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cleared, so is the heart to be prepared by repentance: whence the prophet Hosea thus calls upon the people ; break up your fallow ground, for it is time to seek the Lord. In the parable of the sower, the seed is the word of Godt quick and powerful with the principles of life; and the different kinds of soil denote the various dispositions with which men receive-the word of God; some few into an honest and good* heart; many more into hearts open as the common high-way to the lusts of the world and the visits of satan; and as such people understand nothing spiritual, they immediately lose what they receive. Some, whose minds are shallow, connot retain it, as not having depth enough for the word to be rooted, so as to withstand trials and temptations, signified by the scorching heat of the sun upon a stony soil. Some are so full of care and business, that the word can no more thrive, than seed among thorns and thistles.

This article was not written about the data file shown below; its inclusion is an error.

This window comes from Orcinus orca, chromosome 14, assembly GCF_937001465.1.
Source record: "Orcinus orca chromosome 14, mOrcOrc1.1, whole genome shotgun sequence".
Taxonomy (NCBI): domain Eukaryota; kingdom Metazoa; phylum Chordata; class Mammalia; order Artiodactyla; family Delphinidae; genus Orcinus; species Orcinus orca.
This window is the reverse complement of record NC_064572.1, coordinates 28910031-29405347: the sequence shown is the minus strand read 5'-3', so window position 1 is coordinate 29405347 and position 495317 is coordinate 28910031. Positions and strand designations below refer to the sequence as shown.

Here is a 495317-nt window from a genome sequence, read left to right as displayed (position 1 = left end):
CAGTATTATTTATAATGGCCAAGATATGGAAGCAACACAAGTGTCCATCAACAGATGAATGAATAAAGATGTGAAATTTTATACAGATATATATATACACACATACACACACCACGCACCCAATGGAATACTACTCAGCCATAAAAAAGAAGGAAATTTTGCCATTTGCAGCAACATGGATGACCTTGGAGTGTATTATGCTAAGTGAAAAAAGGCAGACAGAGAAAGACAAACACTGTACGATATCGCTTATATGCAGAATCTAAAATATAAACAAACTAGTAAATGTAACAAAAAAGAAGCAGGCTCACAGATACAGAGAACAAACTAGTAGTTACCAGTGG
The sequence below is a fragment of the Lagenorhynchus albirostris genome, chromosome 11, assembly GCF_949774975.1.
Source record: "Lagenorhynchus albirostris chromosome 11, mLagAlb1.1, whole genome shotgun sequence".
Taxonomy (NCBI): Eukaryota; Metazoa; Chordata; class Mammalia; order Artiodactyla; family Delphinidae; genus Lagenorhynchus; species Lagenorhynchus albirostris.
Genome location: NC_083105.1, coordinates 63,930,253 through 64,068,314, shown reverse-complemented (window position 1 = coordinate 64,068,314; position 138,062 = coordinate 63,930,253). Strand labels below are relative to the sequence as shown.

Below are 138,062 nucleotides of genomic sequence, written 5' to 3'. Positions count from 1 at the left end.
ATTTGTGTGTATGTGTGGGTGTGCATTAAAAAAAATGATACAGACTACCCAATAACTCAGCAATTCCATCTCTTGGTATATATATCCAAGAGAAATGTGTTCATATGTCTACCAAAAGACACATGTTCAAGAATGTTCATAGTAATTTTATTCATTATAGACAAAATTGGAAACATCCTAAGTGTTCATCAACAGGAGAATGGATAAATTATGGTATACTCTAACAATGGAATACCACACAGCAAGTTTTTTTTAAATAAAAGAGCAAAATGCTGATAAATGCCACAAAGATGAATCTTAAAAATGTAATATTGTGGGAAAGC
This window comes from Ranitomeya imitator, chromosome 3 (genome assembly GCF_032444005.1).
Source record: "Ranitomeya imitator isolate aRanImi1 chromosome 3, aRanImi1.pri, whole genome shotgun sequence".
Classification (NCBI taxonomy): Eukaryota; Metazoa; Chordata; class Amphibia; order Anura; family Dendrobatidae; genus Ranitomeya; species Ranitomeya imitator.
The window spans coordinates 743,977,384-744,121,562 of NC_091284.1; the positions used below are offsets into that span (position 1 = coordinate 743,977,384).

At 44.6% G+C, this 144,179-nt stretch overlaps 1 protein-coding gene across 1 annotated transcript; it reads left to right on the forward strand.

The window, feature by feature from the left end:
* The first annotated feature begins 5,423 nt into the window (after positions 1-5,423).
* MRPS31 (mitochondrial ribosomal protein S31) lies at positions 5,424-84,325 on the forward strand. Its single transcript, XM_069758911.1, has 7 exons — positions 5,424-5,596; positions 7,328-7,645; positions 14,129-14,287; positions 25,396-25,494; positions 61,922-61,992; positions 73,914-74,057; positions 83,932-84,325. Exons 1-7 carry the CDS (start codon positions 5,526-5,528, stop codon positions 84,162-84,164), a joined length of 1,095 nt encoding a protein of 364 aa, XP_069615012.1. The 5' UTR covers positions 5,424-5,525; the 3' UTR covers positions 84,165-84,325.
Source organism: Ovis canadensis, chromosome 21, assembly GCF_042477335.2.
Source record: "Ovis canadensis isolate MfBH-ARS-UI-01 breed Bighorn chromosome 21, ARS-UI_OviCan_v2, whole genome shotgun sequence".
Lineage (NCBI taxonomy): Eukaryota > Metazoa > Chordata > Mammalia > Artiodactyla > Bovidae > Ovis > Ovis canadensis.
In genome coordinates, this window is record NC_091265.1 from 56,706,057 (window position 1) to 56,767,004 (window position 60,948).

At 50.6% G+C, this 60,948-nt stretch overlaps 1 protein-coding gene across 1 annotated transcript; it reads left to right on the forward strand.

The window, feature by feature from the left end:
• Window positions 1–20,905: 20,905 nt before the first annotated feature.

I would propose this parable of the sower as a specimen of the excellence of that figurative mode of instruction so constantly pursued throughout the scripture. See how much doctrine, enough to fill a volume, is here comprehended in how few words; in a form striking ing to the imagination, and plain to every ca-" pacity!